The Medical Evaluation of the Male

Semen Analysis – This is the first and most informative test done on the male.  An analysis can be done any time because a man is not cyclic as women are.  Abstinence from intercourse for 48 hours before the analysis is suggested.  Abstinence for a longer period than two days is not necessary.  For the semen analysis, the doctor will ask the man to masturbate a specimen into a sterile container.  This can be done at home and kept at body temperature and delivered to the lab for evaluation.   Then the laboratory will examine the specimen under a  microscope looking for the number of sperm present, how fast the sperm are swimming (motility) and the shape of  the sperm (morphology).

A fertile semen specimen should have at least 20 million sperm, with at least 50% of the sperm motile and 50-60% with good morphology.  Normal volume is 2-5 cc.

Several additional tests may be done on the male if the semen analysis is not normal.

Evaluation for a varicocele is done by palpating the scrotum while the man is bearing down or coughing.  The link between the presence of a varicocele and infertility is not clearly understood.  The most common theory is that the presence of a varicocele causes poor circulation which ultimately inhibits normal sperm production.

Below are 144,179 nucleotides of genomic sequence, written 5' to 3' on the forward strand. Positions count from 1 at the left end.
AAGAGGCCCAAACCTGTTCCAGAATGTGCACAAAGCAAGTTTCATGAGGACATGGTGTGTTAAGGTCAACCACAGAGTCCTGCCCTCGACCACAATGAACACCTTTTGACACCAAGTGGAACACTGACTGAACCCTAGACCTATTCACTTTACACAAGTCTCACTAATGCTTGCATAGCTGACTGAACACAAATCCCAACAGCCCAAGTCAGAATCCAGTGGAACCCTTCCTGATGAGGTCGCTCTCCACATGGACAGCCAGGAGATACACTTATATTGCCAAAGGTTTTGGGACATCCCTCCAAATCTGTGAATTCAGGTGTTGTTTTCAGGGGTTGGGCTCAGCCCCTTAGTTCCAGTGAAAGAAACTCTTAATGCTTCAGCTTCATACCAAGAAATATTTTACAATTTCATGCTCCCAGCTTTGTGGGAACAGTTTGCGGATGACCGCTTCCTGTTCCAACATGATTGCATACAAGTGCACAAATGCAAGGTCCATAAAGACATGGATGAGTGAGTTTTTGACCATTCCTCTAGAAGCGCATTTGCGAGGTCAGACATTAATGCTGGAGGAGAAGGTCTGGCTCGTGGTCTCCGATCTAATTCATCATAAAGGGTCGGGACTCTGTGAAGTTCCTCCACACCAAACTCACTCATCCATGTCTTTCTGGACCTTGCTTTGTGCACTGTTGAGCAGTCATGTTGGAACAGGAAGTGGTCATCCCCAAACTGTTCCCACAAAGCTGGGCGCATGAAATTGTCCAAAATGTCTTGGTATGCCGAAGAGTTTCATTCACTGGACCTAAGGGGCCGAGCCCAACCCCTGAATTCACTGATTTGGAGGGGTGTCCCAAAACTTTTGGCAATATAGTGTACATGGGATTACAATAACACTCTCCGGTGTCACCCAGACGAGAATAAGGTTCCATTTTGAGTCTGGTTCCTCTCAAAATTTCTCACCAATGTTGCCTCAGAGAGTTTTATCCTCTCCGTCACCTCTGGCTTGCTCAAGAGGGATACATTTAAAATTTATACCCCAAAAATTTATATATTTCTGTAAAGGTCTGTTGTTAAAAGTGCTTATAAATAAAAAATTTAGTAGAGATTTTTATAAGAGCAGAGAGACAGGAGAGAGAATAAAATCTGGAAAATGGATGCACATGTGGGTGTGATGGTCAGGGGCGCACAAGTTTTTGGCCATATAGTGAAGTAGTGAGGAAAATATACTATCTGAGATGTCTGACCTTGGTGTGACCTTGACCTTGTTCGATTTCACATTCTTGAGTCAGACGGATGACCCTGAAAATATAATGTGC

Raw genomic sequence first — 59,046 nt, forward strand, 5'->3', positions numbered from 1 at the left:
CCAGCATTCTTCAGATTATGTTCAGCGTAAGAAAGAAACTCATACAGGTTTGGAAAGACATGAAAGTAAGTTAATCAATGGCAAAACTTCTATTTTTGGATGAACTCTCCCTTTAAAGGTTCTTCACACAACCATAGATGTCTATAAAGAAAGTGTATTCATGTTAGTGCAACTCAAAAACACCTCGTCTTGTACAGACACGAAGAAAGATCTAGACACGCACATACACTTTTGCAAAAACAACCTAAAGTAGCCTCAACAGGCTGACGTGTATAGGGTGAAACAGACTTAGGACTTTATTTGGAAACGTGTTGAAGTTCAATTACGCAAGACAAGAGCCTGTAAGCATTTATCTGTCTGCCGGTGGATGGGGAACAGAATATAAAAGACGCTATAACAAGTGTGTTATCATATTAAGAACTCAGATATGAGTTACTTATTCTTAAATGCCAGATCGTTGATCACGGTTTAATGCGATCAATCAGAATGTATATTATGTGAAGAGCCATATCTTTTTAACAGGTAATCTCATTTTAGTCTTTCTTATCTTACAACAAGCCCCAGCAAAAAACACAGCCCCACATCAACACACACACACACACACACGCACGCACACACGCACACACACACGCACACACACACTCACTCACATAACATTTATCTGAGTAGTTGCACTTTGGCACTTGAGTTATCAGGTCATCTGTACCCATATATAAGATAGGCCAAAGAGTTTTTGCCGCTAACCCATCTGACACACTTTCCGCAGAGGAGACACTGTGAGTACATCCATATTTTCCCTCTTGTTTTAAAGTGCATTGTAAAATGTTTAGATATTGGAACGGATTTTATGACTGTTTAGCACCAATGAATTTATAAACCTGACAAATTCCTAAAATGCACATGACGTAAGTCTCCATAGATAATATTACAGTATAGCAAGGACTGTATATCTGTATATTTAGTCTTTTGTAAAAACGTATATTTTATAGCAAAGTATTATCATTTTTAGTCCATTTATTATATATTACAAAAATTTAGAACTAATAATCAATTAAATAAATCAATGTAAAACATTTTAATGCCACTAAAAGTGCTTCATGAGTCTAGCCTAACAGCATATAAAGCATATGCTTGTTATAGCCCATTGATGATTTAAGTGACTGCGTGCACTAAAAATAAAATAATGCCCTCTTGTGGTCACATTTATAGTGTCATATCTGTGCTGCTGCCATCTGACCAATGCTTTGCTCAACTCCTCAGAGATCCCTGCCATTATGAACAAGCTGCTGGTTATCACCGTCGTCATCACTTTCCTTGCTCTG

In the event of a subfertile semen analysis, a small biopsy of both testicles may be done.  This procedure is done in a hospital under local or general anesthesia.  The testicular tissue is examined in the laboratory.  This test can tell the doctor if there is an absolute infertile state with no sperm-producing tissue present, or blockage in the vas deferens indicated by the presence of normal testicular tissue yet little or no sperm in the ejaculate.

Finally, if a blockage in the vas deferens is suspected during a testicular biopsy, a vasography can be done to pinpoint the area of  the blockage.  This is an x-ray study in which dye is injected into the vas deferens and a series of x-rays are taken.

Once an infertility work-up is underway it is  important that the couple get the results of each test as they are done.  Couples should ask  their doctors for explanations if need be.  It is your body and you have a right to know what is being discovered.  Sometimes it is wise to make a consultation appointment with your doctor if you feel confused or upset about the tests end results.  This is especially important if the work-up has been going on for a long time or if there is a male factor  problem as well as a female one, which is being treated by another doctor.  It is easy to feel helpless and powerless during an infertility work-up.  Good communication with your doctor can help alleviate some of these feelings.

If men have a normal semen analysis, then the focus shifts to the female partner.  For men who have decreased sperm counts or abnormal motility, there are medications that can be given to enhance the number of sperm and methods to put the sperm in contact with the egg.

Bottom Line: Infertility is problem that impacts the lives of many young couples hoping to conceive a child.  The man is cause of the problem in 50% of infertile couples.  Help is available and much can be done to help a couple make their dreams come true.

Male Infertility-Tips To Putting a Little Vim and Vigor Into Your Sperm Count

May 9, 2010